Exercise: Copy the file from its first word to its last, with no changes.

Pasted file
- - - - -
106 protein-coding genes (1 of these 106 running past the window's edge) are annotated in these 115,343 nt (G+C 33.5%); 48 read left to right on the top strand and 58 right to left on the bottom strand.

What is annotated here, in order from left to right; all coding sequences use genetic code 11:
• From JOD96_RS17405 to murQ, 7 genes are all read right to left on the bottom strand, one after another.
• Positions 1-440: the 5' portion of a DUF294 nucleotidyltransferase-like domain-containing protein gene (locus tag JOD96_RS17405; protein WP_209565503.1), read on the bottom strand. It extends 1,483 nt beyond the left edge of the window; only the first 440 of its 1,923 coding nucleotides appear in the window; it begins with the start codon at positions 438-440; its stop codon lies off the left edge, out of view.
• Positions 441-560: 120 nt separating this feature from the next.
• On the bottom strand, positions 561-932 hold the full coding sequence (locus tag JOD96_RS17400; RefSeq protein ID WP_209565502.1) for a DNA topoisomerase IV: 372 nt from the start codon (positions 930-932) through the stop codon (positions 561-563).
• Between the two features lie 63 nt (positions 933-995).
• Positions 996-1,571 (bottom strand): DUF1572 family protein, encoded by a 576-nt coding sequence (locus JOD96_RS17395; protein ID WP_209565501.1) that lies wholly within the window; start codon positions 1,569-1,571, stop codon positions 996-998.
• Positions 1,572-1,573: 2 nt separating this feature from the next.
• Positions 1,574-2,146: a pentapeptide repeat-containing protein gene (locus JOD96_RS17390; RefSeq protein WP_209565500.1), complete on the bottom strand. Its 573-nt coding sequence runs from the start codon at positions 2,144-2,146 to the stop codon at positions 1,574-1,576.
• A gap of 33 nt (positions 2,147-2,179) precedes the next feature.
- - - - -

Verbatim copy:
106 protein-coding genes (1 of these 106 running past the window's edge) are annotated in these 115,343 nt (G+C 33.5%); 48 read left to right on the top strand and 58 right to left on the bottom strand.

What is annotated here, in order from left to right; all coding sequences use genetic code 11:
• From JOD96_RS17405 to murQ, 7 genes are all read right to left on the bottom strand, one after another.
• Positions 1-440: the 5' portion of a DUF294 nucleotidyltransferase-like domain-containing protein gene (locus tag JOD96_RS17405; protein WP_209565503.1), read on the bottom strand. It extends 1,483 nt beyond the left edge of the window; only the first 440 of its 1,923 coding nucleotides appear in the window; it begins with the start codon at positions 438-440; its stop codon lies off the left edge, out of view.
• Positions 441-560: 120 nt separating this feature from the next.
• On the bottom strand, positions 561-932 hold the full coding sequence (locus tag JOD96_RS17400; RefSeq protein ID WP_209565502.1) for a DNA topoisomerase IV: 372 nt from the start codon (positions 930-932) through the stop codon (positions 561-563).
• Between the two features lie 63 nt (positions 933-995).
• Positions 996-1,571 (bottom strand): DUF1572 family protein, encoded by a 576-nt coding sequence (locus JOD96_RS17395; protein ID WP_209565501.1) that lies wholly within the window; start codon positions 1,569-1,571, stop codon positions 996-998.
• Positions 1,572-1,573: 2 nt separating this feature from the next.
• Positions 1,574-2,146: a pentapeptide repeat-containing protein gene (locus JOD96_RS17390; RefSeq protein WP_209565500.1), complete on the bottom strand. Its 573-nt coding sequence runs from the start codon at positions 2,144-2,146 to the stop codon at positions 1,574-1,576.
• A gap of 33 nt (positions 2,147-2,179) precedes the next feature.